The Box - Free

Sat 27th – Sun 28th August 2011


Julia Chapman

at 09:08 on 29th Aug 2011



Great playwriting can come from the most simple of ideas, and a box seems as good as any for a starting point. The Box, written by Louisa-Mai Parker, is a dystopian examination of the fight between control and freedom of the mind. As a piece of writing The Box is a revelation. Utterly gripping as the enigma of the box is unveiled, the story develops in a layered manner that ensures that the audience is always kept in curiosity.

The play opens with a woman who, we are told, is in a box. A man comes in looking for a shoe, and the two have a Beckettian discussion of shoe-searching for a while. Then the action begins to alternate between the box and a woman in a hospital ward, Patient Y, under examination by ‘the party’ for thinking dangerous thoughts. This ‘party’, the government in power that believes that “If people haven’t done anything wrong, they should have nothing to fear”, maintains a world in which free will does not, must not exist outside ‘the box’.

Paradoxically enough, the enclosed space that we think of as a box is the only place where inhabitants of this dystopian world can feel free. Patient Y cries, “put me back in the box”, desperate for the liberty of autonomy.

There is nothing groundbreaking about writing that criticises over-controlling governments. That said, the intriguing story that developed in The Box made the familiar theme more interesting. The mystery surrounding the box, what it was and why people went there, propelled the action. As the play progressed, clues were gradually revealed, building tension until enough information was provided for a realisation. The thrust of the play, although not initially obvious, required more subtlety as phrases such as, “Privacy is a luxury that no man deserves”, quickly became repetitive.

The actors were all superb, particularly Louisa-Mai Parker as the calm and thoughtful Clare. Although the cast consisted of only four members, the space was decidedly limiting, which did provide some difficulties in terms of viewpoint. The script was so good, however, that I was kept on the edge of my seat (literally too; there wasn’t enough space in that room for everyone).

The story cleverly unfolded like a murder mystery which ensured the maintenance of attentiveness. The Box is a great piece of writing, and Red Bobble Theatre Company deserves commendation for a surprisingly riveting performance.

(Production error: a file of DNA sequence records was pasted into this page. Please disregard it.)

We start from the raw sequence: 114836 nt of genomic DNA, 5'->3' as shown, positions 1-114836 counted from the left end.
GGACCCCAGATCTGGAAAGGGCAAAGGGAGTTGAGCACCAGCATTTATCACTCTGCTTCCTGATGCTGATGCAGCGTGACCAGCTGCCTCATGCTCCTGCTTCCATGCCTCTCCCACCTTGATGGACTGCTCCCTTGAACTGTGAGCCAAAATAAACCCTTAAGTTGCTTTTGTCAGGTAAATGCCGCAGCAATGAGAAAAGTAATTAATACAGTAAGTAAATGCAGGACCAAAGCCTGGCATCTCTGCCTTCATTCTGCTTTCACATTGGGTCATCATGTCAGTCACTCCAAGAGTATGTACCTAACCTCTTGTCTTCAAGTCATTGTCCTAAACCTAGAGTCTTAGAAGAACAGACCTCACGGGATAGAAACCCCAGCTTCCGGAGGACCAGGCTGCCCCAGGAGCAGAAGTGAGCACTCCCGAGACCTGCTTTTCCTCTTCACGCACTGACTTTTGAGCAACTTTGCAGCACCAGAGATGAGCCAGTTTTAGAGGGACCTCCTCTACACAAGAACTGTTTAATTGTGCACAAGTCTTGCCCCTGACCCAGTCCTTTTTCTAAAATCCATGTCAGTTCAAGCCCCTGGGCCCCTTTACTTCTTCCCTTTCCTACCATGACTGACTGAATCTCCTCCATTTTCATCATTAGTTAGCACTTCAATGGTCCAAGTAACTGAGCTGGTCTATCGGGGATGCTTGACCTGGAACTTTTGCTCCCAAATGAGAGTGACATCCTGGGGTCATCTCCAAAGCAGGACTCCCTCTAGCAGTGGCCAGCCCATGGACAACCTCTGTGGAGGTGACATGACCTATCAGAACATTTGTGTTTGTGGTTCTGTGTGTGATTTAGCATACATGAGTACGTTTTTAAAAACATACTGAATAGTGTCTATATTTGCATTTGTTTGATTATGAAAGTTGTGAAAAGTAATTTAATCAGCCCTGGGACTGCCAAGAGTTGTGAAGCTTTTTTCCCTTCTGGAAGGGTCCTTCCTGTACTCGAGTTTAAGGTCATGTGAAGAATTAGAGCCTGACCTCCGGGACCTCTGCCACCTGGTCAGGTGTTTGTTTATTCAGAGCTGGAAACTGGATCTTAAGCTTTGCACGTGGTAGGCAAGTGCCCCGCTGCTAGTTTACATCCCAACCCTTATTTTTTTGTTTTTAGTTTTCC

Pat Massey

at 12:17 on 29th Aug 2011



Having brought up a show for the last two days of the Fringe, Red Bobble seems to be dipping its toe in the water. Their effort to establish a reputation is as important as their effort to entertain. Thus, Parker has brought us a 'social piece', a dystopia story whose opening lines- short, questioning, repeatedly emphasizing the importance of an incongruous object- could take 'The Box' on a down hill course of cod-Beckett. “It's a shoe”/ “You have nice shoes”, for example.

But then we switch to a double-act where one confronts the other with monologues about 'the system'. Such a thematic contrast is surprising and holds our interest. Two contrasting styles in two plot threads would be an interesting line to follow. However, this thread ends up trailing behind the unravelling story in the first 'box'. Numerous neat twists add shades of grey to character we think we have pigeon-holed. Louisa-May Parker acts well even when sedentary, and uses posture and tone to make the dark side of her rich girl character convincing. In retrospect, we can believe the darkness was there all along, rather than an aspect introduced with the first twist.

In the second thread, Louise-Clare Henry has the striking build for unnerving characters such as she plays here. She has the grandstanding speeches but tempers them with an underlying mania, so that her moralising doesn't grate. Her foil, Kelly Munro-Fawcett, plays the nurse with an attitude more befitting her patient's rival. “Your father is a church-goer” should be a leading question; from Munro-Fawcett, it sounds like a snipe.

Daniel Hayes, who the programme suggests is a guest star rather than a permanent member, turns in an excellent Scouse. But it is the three budding actresses who deserve the plaudits; not least because they are involved in the production of the work. Their set was about a metre square, and it is to the director Parker's credit that she surmounted ensuing problems so well: sitting the offstage cast in the front row, for example.

Notwithstanding an ending which could be clearer, yet marries the two threads in a logical yet unexpected way, Red Bobble have made a good break into theatre- especially so first-time stage performer Parker. Keep an eye out.


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